All of our oceans, comprised into one Global Ocean, are in a critical state of health, according to a multi-disciplinary panel of scientists. And it is far worse than they previously suspected. An international workshop organised by the International Programme on the State of the Ocean (IPSO) at the University of Oxford earlier this year, brought together renowned scientists from a diverse background. This inter– and multi-disciplinary meeting was designed to consider the cumulative impact of multiple stressors on the ocean, including warming, pollution, acidification, and overfishing.
The assessment made by the participants shows a future for the oceans which is like our worst nightmare comes true. The world’s oceans are “at high risk of entering a phase of extinction of marine species unprecedented in human history” if no urgent action is taken to halt further declines in ocean health. The outcome of the workshop has been reported recently, and a summary is available here.
The scientists say they observe changes of which the rate is exceeding their expectations. Accelerated changes, like melting of the Greenland and Antarctic ice sheets, sea level rise, and release of methane trapped in the sea bed, in ways they did not expect to see for hundred years. But also overfishing of species already beyond their limits is being observed. In addition there is the problem of the synergistic effect of some of the threats to marine life. Some pollutants, for example, stick to the surfaces of tiny plastic particles found in the ocean bed. This increases the amounts of these pollutants that are consumed by bottom-feeding fish.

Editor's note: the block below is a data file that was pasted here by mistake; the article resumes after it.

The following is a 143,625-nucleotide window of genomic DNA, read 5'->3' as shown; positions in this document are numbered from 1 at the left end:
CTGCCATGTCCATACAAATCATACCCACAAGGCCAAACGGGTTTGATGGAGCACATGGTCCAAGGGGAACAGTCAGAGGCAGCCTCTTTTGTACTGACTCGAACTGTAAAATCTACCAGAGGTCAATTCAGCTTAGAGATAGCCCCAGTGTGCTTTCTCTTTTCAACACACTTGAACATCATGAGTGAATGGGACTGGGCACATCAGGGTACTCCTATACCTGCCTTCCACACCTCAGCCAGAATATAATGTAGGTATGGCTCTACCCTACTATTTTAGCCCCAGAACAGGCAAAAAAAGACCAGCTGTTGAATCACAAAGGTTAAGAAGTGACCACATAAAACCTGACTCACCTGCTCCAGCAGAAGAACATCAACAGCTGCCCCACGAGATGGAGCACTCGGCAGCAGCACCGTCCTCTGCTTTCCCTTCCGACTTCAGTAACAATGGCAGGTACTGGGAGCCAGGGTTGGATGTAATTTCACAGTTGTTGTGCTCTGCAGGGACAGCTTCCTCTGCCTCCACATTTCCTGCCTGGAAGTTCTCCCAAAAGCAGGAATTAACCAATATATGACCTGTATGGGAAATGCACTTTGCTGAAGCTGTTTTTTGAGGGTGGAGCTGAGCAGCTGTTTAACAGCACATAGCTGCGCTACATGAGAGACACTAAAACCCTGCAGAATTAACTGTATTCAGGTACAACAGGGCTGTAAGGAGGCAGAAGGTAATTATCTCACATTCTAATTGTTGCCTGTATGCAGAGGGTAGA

Although the IPSO report does not draw the final conclusion that we have the sixth mass extinction event at hand, but it does say that we are facing a globally significant extinction event. In other words, the report suggests that the sixth mass extinction event is likely to happen. At a far higher rate than the previous five, with humankind being responsible, this time. The report notes that previous mass extinction events have been associated with the same trends which are being observed now — disturbances of the carbon cycle, and acidification and hypoxia (depletion of oxygen) of seawater. The acidification of the seas due to CO2 being absorbed by the oceans will steadily increase if we do not bring down the greenhouse gas emissions.
Therefore some of IPSO’s recommendations for immediate actions are: stop exploitative fishing, reduce the pollution by plastics, agricultural fertilisers and human waste, and drastically reduce greenhouse gas emissions.
(Sources: IPSO, 20.06.2011; BBC News, 20.06.2011)